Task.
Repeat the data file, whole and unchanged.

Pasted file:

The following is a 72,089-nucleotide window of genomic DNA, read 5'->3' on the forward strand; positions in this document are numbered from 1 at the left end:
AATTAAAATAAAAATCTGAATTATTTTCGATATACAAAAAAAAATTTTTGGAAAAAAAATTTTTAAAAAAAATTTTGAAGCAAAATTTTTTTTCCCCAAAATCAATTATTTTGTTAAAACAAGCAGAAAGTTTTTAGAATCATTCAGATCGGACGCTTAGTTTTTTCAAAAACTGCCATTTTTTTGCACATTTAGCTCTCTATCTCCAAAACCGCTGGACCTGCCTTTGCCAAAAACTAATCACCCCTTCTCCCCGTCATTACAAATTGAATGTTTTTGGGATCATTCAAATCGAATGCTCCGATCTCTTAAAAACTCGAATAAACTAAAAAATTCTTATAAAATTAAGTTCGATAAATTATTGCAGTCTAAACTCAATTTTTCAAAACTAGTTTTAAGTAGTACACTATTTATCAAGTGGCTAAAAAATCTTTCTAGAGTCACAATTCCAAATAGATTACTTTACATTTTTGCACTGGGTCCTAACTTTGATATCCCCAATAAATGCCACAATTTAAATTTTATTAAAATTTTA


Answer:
The following is a 72,089-nucleotide window of genomic DNA, read 5'->3' on the forward strand; positions in this document are numbered from 1 at the left end:
AATTAAAATAAAAATCTGAATTATTTTCGATATACAAAAAAAAATTTTTGGAAAAAAAATTTTTAAAAAAAATTTTGAAGCAAAATTTTTTTTCCCCAAAATCAATTATTTTGTTAAAACAAGCAGAAAGTTTTTAGAATCATTCAGATCGGACGCTTAGTTTTTTCAAAAACTGCCATTTTTTTGCACATTTAGCTCTCTATCTCCAAAACCGCTGGACCTGCCTTTGCCAAAAACTAATCACCCCTTCTCCCCGTCATTACAAATTGAATGTTTTTGGGATCATTCAAATCGAATGCTCCGATCTCTTAAAAACTCGAATAAACTAAAAAATTCTTATAAAATTAAGTTCGATAAATTATTGCAGTCTAAACTCAATTTTTCAAAACTAGTTTTAAGTAGTACACTATTTATCAAGTGGCTAAAAAATCTTTCTAGAGTCACAATTCCAAATAGATTACTTTACATTTTTGCACTGGGTCCTAACTTTGATATCCCCAATAAATGCCACAATTTAAATTTTATTAAAATTTTA